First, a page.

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Radeon 5770, 6870, 7870, 270X, 380 RX 480 compared [Computerbase]

Bacon1

Diamond Member
Feb 14, 2016
3,430
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Not sure, guessing price + what they had available to test with

5770: $159 (5850 @ $259 would be better)
6870: $239
7870: $350 (7850 @ $250 would be better)
270x: $199
380: $199
480: $239 (8gb)
 

Stiliyan

Junior Member
Aug 13, 2013
6
1
81
I don't get why those cards were chosen. Why not all x80 or all x70?

The 470 would have still killed it.
From 5xxx series to 6xxx there was a shift - the new 69xx replaced the 58xx, and 68xx are replacement to 57xx. Similar thing happened with 7870 and the 270x. I don't know the latter is in the test.
 

RussianSensation

Elite Member
Sep 5, 2003
19,458
744
126
In 12/14 games RX 480 got > 60 fps at 1080p. In Rise of the Tomb Raider it almost got 60 fps -- mild overclocking would have gotten there. Just goes to show that for 1080p 60Hz gaming, there is no need to buy $300-400 GTX1070/980Ti/Fury X level cards. It's better to buy a $160-200 mid-range card, and upgrade again in 2-3 years. Too many gamers "future-proof" with $400 cards for 1080p 60Hz, and once again history shows it makes no sense to buy a high-end card like that to future-proof for 1080p.

HD5850/HD6850/7850/RX470 owners would have done quite well. It's pretty rare for just 1 SKU tier up from the same architecture to significantly outlast the tier below over 2-4 years of ownership. Hence why I went GTX1070 this round and not 1080. The more expensive GPUs become and the more AAA console ports we get, the more it makes sense for most gamers to just get "good enough performance"; and then just upgrade the card in another 2-3 years [of course another option is to resell every new gen].

RX480/1060 are solid cards for 1080p 60Hz, and are a massive improvement from GTX950/960/380. If next gen 2018 $200-300 cards can come close to GTX1080 level of performance, it's going to become very hard to recommend anything above that for 1080p 60Hz gaming. Seems the disconnect between high-end cards and 1080p resolution is going to grow even more in the next 1-2 years and yet so many PC gamers are still using budget monitors with 1080p 60Hz and below specs.
 
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Stuka87

Diamond Member
Dec 10, 2010
5,443
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In 12/14 games RX 480 got > 60 fps at 1080p. In Rise of the Tomb Raider it almost got 60 fps -- mild overclocking would have gotten there. Just goes to show that for 1080p 60Hz gaming, there is no need to buy $300-400 GTX1070/980Ti/Fury X level cards. It's better to buy a $160-200 mid-range card, and upgrade again in 2-3 years. Too many gamers "future-proof" with $400 cards for 1080p 60Hz, and once again history shows it makes no sense to buy a high-end card like that to future-proof for 1080p.

HD5850/HD6850/7850/RX470 owners would have done quite well. It's pretty rare for just 1 SKU tier up from the same architecture to significantly outlast the tier below over 2-4 years of ownership. Hence why I went GTX1070 this round and not 1080. The more expensive GPUs become and the more AAA console ports we get, the more it makes sense for most gamers to just get "good enough performance"; and then just upgrade the card in another 2-3 years [of course another option is to resell every new gen].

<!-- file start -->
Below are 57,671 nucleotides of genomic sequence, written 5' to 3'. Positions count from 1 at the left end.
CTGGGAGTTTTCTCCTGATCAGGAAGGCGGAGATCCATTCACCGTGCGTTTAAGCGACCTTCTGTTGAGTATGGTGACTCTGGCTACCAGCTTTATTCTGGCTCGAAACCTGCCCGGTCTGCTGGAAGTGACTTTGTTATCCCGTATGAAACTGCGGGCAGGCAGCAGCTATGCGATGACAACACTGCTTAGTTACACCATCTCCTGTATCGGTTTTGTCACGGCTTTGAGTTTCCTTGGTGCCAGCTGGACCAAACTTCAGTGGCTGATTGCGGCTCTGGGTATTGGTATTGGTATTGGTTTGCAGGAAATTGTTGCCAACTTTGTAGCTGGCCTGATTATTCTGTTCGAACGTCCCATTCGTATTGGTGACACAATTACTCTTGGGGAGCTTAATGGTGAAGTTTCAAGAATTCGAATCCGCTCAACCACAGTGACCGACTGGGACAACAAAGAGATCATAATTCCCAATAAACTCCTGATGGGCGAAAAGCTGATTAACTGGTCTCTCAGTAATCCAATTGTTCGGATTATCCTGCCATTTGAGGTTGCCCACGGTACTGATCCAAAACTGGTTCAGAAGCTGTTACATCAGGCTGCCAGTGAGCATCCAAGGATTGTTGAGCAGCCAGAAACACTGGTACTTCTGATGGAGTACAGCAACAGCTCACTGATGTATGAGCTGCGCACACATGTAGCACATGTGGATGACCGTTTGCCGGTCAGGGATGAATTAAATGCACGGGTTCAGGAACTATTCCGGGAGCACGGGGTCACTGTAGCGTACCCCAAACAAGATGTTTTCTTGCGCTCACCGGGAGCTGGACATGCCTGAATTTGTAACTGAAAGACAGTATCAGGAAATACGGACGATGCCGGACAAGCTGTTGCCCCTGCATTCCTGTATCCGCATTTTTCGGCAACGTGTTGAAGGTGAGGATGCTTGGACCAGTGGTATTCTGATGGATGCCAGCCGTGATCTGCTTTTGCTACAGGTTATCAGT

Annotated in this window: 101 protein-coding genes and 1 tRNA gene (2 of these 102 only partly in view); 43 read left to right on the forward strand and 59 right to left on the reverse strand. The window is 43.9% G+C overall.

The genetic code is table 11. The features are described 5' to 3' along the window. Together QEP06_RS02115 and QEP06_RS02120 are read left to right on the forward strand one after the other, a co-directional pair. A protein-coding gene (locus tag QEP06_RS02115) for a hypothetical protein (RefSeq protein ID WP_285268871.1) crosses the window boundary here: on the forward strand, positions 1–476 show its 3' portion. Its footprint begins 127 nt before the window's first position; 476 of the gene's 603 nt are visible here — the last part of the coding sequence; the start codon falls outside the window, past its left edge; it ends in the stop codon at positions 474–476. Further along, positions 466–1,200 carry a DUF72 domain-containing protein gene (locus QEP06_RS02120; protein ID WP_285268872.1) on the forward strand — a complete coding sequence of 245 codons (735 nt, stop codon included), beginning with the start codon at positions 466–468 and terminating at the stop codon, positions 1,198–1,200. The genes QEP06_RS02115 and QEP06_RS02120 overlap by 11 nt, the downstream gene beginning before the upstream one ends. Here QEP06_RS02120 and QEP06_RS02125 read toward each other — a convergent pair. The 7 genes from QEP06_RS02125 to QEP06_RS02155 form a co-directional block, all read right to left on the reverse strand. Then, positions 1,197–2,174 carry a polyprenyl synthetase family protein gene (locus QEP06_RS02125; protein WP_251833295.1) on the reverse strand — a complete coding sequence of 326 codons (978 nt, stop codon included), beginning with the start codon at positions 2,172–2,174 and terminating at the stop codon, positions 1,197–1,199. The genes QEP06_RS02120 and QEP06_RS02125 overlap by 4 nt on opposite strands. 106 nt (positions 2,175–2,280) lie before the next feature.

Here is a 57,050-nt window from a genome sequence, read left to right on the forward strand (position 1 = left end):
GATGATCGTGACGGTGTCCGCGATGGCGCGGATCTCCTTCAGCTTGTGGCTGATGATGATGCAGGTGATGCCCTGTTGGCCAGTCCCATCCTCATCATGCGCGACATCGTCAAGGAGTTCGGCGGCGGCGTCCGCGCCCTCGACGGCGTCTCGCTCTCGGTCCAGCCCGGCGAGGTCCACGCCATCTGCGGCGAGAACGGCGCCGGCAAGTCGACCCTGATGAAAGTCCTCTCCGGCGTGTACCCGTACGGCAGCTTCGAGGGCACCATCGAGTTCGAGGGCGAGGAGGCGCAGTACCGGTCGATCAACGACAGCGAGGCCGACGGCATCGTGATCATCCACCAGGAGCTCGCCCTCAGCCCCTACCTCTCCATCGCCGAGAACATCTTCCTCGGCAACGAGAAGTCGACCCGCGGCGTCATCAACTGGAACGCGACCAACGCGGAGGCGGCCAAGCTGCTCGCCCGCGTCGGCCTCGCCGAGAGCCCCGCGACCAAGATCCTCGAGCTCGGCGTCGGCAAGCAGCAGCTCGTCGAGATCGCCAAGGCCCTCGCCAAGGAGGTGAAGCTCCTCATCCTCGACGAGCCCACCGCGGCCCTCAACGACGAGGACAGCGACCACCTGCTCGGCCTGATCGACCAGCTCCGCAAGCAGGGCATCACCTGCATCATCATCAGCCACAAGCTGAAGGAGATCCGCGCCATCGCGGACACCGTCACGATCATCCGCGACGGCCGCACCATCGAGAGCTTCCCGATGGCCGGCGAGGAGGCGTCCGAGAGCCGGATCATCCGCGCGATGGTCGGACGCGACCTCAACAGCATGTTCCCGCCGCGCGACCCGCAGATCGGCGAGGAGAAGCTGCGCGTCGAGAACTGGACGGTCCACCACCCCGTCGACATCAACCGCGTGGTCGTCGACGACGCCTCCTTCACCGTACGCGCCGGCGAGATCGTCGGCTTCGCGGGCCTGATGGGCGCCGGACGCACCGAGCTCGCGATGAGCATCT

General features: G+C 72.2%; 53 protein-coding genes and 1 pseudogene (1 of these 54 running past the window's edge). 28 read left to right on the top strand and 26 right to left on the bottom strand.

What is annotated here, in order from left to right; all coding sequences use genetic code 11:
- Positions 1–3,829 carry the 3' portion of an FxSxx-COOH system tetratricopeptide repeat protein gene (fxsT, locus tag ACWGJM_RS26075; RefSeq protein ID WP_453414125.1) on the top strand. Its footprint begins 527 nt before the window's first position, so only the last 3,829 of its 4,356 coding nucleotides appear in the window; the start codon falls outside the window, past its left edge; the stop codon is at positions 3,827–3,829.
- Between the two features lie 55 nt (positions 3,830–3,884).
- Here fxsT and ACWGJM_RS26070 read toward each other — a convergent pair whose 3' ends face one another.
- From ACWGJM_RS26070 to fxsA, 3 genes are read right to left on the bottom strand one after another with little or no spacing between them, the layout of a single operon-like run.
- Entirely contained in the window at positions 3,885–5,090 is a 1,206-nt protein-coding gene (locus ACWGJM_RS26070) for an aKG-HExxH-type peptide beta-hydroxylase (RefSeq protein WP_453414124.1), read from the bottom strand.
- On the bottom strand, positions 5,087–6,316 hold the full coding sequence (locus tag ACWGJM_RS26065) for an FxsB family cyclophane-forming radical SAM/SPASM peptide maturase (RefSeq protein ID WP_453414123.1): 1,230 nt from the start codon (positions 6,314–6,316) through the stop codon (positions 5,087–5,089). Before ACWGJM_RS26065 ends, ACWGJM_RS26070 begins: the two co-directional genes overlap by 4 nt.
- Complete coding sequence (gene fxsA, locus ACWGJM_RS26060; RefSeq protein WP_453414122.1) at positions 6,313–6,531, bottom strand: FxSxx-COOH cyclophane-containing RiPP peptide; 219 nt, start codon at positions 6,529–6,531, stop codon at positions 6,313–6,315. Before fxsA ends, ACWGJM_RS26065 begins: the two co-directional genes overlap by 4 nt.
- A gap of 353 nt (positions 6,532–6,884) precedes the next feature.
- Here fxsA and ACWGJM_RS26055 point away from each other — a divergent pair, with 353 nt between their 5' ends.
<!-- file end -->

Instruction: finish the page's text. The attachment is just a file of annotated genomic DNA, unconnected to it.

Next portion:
RX480/1060 are solid cards for 1080p 60Hz, and are a massive improvement from GTX950/960/380. If next gen 2018 $200-300 cards can come close to GTX1080 level of performance, it's going to become very hard to recommend anything above that for 1080p 60Hz gaming. Seems the disconnect between high-end cards and 1080p resolution is going to grow even more in the next 1-2 years and yet so many PC gamers are still using budget monitors with 1080p 60Hz and below specs.
Actually, all you need to do is undervolt the 480, and its performance will go up. Especially on the reference cards which will throttle at 100% load. Not as much of an issue on non-reference cards though.
 

crisium

Platinum Member
Aug 19, 2001
2,632
593
136
Not sure, guessing price + what they had available to test with

5770: $159 (5850 @ $259 would be better)
6870: $239
7870: $350 (7850 @ $250 would be better)
270x: $199
380: $199
480: $239 (8gb)
It is an odd choice. The 270X, being an overclocked 7870, is completely unnecessary to include. You're right, 5850 and 7850 would better fit the prices. A 380 is a very light OC 285, and that was a $250 debut, so with those 2 changes they'd have a very good spread of $240-$260 AMD cards from 2009-2016.

I also would have liked to see some Medium or possibly even Low settings to see if VLIW is still playable at all. Was there ever any doubt that mid-range VLIW couldn't run Ultra in modern games?

Bizarre test.
 
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Bacon1

Diamond Member
Feb 14, 2016
3,430
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I also would have liked to see some Medium or possibly even Low settings to see if VLIW is still playable at all. Was there ever any doubt mid-range VLIW couldn't run Ultra in modern games?
Agreed. I hate the "Max everything" settings that most places use, as usually just dropping one or two settings 1-2 notches for almost no IQ loss will double frame rates.

I mean for this test they are trying to show off how much the arch has changed (1000% difference in some games), but having some tests with playable settings would be great.
 

happy medium

Lifer
Jun 8, 2003
14,387
475
126
Mabe because the 370 was slower than 270x? WHere is the 470?
The 380 and 480 don't belong in this test.
 

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